TFB Review -Savior Pro Touring - Universal Pistol Holder

The included universal pistol holster will fit anything within reason. I think if my HK Mark 23 will fit, most of your range day handguns will fit as well.

TFB Review - Savior Pro Touring - Rifle Mag Holders

Of all the accessories it was only the rifle mag pouches I got hung up on. Yes, these are advertised as rifle mag pouches, but they’re more for AR-pattern magazines. AK magazines will fit, but the locking tab snags easily when you try to remove it. So I’d save yourself the frustration and use the zippered pockets if you’re transporting non-AR rifle magazines.

TFB Review - Savior Pro Touring - Internal Size

Overall I’d agree with Savior’s decision to market these as single rifle cases. I think the optimal loadout for the Pro Touring includes a rifle with ear pro and accessories on one side, with a sidearm and additional accessories stored on the other. Overall I’m impressed with how easily and securely my firearms were transported in both these cases.

The Verdict

TFB Review: Savior Pro Touring Single Rifle Cases

Both the Savior Pro Touring Tennis Variant (pictured top) and Icon Variant (pictured bottom) have an MSRP of $239.99. These cases come in multiple colors and make for a nice blend of hardshell protection in a small discreet package. If you’re looking for a discreet way to transport a couple of firearms to your local range, I’d strongly consider taking a look at the Pro-Touring series. Like all Savior products, these are covered by their Lifetime Warranty. More information on the Savior Pro Touring series can be found below or at their website here.

Check Prices on Savior Pro Touring Cases

Product Details

  • External Size – 32” L x 12” H x 10” D
  • Internal Compartments – 31” L x 11.5” H x 3.5” D
  • LCM Panels – 30” L x 11” H
  • Large Adaptable Pocket – 31” L x 11” H
  • Mesh Pockets – 4.5” W | 10” W
  • 1680D Ballistic Nylon Exterior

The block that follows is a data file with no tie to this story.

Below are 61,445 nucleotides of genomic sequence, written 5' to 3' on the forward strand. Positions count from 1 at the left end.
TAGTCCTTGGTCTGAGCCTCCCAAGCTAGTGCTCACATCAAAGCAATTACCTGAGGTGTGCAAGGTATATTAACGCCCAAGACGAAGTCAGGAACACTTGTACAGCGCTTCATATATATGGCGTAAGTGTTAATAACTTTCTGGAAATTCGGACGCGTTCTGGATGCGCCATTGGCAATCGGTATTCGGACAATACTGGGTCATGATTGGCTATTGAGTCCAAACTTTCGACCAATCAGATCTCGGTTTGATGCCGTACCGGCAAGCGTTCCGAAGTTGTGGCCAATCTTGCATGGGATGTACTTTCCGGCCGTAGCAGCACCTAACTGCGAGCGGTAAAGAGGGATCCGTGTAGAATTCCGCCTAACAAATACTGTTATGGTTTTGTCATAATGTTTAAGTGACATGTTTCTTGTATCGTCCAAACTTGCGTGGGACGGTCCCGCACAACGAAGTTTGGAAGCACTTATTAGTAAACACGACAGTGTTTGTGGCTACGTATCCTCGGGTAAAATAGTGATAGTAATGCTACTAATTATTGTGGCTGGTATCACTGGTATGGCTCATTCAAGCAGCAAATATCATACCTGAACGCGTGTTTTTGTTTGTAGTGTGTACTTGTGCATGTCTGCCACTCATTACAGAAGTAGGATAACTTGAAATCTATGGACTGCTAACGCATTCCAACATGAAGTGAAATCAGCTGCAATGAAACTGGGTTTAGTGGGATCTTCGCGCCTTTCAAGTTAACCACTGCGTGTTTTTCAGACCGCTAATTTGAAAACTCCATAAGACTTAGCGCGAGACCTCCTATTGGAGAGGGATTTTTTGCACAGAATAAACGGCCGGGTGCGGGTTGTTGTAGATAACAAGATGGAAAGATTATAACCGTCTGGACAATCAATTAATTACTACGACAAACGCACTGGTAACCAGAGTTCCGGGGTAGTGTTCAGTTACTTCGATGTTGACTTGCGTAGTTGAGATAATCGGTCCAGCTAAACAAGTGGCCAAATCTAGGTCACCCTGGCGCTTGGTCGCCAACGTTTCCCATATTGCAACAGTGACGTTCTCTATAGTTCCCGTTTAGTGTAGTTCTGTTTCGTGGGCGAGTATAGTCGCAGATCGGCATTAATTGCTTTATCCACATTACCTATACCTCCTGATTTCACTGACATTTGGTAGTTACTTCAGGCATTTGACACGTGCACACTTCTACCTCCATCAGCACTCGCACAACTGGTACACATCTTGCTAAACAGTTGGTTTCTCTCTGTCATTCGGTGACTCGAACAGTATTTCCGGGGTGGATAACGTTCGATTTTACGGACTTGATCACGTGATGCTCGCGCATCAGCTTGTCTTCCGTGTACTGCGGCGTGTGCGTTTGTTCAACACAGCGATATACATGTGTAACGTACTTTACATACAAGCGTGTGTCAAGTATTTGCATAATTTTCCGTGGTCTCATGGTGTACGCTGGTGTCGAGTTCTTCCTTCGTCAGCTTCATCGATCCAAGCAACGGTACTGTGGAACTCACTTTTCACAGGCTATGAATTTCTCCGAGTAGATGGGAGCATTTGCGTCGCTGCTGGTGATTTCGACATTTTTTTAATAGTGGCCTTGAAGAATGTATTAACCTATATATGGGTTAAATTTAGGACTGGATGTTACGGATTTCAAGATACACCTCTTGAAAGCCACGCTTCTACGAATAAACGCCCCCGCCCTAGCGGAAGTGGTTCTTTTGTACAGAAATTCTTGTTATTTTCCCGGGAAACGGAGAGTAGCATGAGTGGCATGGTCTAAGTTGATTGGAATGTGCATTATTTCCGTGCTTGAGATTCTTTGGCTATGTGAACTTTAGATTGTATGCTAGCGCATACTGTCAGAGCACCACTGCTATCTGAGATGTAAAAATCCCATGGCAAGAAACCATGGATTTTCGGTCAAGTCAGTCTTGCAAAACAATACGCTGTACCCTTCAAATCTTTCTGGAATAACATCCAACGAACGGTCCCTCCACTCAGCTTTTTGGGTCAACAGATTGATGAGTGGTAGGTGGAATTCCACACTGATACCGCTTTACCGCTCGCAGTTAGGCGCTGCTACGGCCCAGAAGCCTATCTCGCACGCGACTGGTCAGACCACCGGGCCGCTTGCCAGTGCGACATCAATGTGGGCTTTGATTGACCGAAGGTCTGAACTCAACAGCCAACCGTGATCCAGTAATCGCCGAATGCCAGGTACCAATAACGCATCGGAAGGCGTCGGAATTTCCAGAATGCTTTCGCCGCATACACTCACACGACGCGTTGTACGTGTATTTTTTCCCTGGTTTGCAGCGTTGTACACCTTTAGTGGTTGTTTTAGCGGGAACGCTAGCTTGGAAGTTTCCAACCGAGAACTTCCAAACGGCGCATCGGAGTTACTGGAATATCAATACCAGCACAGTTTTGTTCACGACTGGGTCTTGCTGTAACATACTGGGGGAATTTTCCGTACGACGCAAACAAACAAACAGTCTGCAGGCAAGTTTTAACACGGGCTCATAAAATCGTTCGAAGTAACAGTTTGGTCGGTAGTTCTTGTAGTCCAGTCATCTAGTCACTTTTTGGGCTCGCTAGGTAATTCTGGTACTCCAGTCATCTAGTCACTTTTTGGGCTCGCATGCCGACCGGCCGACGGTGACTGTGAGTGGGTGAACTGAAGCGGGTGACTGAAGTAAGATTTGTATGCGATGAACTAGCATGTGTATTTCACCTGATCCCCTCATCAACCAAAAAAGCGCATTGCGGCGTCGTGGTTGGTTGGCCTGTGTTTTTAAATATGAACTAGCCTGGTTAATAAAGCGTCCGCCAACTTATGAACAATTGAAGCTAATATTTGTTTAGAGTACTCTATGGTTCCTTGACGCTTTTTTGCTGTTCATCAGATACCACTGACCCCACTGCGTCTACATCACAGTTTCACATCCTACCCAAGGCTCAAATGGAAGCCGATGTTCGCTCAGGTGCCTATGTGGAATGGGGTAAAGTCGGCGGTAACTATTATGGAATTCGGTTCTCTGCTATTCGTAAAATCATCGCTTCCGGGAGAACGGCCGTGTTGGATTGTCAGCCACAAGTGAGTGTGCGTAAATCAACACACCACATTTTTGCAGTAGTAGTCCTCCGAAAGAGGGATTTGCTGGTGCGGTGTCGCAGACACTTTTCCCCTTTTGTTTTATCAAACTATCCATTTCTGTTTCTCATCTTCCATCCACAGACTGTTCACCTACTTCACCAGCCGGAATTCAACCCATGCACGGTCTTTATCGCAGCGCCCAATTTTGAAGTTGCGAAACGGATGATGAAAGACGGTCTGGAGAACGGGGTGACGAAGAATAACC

• Compressed EVA Shell
  • YKK® Zippers
  • Duraflex® UTX Hardware
  • Loop LCM Panel
  • Knitted Elastic Bands
  • Double-Stitched Seams
  • Hook & Loop Fasteners
  • Morale Patch Panel
  • Double Mesh Pockets On One Side
  • Expandable Mesh Pocket On Other Side
  • Removable Backpack Straps=
  • Accessories Included

    2x Rifle Mag Holders1x Double Pistol Mag Holder1x Double Extended Mag Holder1x Battery Holder1x Universal Pistol HolsterAdjustable Lockdown Straps

Special thank you to Savior Equipment for sending these cases over for review, and to Park City Gun Club for use of their facilities for photography.

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Austin R
Austin R

The author is a military contractor who enjoys conducting independent firearms research and reloading. Article inquiries and suggestions are welcome at austinjrex at

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Join the conversation
6 of 13 comments
  • Big Bang Big Bang on May 13, 2022

    Like a violin case wouldn't be better? Or a cello case for us FAL owners...

    • See 3 previous
    • Robert Robert on May 22, 2022

      @Baron Von Savant Tennis rackets can be very expensive too. And easy to sell. Best put a cheap racket sticker on it. Heck, for the price of this case alone someone would steel it. Out of site is best. Or... Never leave it in your car.

  • LibertyToad LibertyToad on May 21, 2022

    Too expensive. Too bulky. IMHO.